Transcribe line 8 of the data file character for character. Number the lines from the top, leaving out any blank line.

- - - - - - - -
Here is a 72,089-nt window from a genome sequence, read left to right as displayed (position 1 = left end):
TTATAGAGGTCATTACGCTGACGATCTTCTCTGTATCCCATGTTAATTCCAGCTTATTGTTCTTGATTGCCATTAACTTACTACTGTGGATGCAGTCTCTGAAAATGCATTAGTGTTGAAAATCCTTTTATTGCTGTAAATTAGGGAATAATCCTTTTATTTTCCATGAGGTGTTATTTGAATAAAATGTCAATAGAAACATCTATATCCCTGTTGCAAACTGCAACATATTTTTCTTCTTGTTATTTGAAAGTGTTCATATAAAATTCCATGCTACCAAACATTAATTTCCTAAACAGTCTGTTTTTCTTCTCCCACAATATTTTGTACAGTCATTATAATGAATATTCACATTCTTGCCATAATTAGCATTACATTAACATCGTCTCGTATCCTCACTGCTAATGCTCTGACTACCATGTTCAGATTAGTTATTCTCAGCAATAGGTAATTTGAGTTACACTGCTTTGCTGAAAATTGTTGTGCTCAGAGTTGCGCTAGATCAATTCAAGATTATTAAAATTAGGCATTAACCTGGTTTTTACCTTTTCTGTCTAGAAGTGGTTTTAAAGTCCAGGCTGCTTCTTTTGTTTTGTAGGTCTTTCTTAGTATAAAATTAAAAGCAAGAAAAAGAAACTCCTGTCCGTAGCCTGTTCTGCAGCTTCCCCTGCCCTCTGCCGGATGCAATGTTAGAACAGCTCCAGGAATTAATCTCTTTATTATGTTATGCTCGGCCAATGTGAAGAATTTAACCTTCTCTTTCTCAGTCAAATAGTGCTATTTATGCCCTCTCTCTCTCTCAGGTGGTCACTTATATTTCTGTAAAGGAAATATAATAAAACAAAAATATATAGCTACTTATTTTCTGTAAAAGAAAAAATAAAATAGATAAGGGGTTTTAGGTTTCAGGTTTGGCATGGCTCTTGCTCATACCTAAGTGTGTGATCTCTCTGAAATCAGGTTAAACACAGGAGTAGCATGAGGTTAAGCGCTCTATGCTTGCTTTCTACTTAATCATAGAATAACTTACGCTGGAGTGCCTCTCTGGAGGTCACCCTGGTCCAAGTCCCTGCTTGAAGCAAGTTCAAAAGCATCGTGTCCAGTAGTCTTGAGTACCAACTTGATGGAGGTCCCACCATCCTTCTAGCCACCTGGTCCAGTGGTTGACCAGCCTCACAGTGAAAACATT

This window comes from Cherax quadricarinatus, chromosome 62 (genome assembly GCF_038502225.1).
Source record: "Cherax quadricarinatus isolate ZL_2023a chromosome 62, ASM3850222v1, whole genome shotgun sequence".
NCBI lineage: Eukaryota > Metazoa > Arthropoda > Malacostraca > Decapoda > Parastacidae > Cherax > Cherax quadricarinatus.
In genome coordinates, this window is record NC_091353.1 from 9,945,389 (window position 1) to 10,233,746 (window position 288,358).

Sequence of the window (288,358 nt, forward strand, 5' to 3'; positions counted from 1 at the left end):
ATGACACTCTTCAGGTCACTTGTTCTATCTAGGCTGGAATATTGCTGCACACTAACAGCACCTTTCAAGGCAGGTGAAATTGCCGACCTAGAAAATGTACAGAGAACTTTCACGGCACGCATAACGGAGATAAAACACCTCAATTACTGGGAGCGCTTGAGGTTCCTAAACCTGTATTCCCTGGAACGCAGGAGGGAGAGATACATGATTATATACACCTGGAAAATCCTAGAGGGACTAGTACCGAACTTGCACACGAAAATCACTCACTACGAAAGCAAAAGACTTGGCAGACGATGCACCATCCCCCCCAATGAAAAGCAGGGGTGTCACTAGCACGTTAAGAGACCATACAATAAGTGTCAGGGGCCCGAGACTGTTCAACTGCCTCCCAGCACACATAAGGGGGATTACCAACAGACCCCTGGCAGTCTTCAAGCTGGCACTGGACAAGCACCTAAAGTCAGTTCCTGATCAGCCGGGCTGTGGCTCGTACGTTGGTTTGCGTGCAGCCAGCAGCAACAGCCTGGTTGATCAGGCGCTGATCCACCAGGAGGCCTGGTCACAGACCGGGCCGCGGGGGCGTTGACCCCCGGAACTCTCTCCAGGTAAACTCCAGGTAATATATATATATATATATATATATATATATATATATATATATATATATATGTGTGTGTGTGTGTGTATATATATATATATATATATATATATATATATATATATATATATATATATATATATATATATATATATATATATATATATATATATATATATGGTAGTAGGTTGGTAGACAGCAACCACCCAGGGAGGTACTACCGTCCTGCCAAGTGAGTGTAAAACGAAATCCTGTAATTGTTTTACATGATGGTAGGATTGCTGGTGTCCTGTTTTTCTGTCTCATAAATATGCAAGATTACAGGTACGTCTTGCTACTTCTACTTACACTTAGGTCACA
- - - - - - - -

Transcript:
ATGACACTCTTCAGGTCACTTGTTCTATCTAGGCTGGAATATTGCTGCACACTAACAGCACCTTTCAAGGCAGGTGAAATTGCCGACCTAGAAAATGTACAGAGAACTTTCACGGCACGCATAACGGAGATAAAACACCTCAATTACTGGGAGCGCTTGAGGTTCCTAAACCTGTATTCCCTGGAACGCAGGAGGGAGAGATACATGATTATATACACCTGGAAAATCCTAGAGGGACTAGTACCGAACTTGCACACGAAAATCACTCACTACGAAAGCAAAAGACTTGGCAGACGATGCACCATCCCCCCCAATGAAAAGCAGGGGTGTCACTAGCACGTTAAGAGACCATACAATAAGTGTCAGGGGCCCGAGACTGTTCAACTGCCTCCCAGCACACATAAGGGGGATTACCAACAGACCCCTGGCAGTCTTCAAGCTGGCACTGGACAAGCACCTAAAGTCAGTTCCTGATCAGCCGGGCTGTGGCTCGTACGTTGGTTTGCGTGCAGCCAGCAGCAACAGCCTGGTTGATCAGGCGCTGATCCACCAGGAGGCCTGGTCACAGACCGGGCCGCGGGGGCGTTGACCCCCGGAACTCTCTCCAGGTAAACTCCAGGTAATATATATATATATATATATATATATATATATATATATATATATATATATGTGTGTGTGTGTGTGTATATATATATATATATATATATATATATATATATATATATATATATATATATATATATATATATATATATATATATATATATATATATATATGGTAGTAGGTTGGTAGACAGCAACCACCCAGGGAGGTACTACCGTCCTGCCAAGTGAGTGTAAAACGAAATCCTGTAATTGTTTTACATGATGGTAGGATTGCTGGTGTCCTGTTTTTCTGTCTCATAAATATGCAAGATTACAGGTACGTCTTGCTACTTCTACTTACACTTAGGTCACA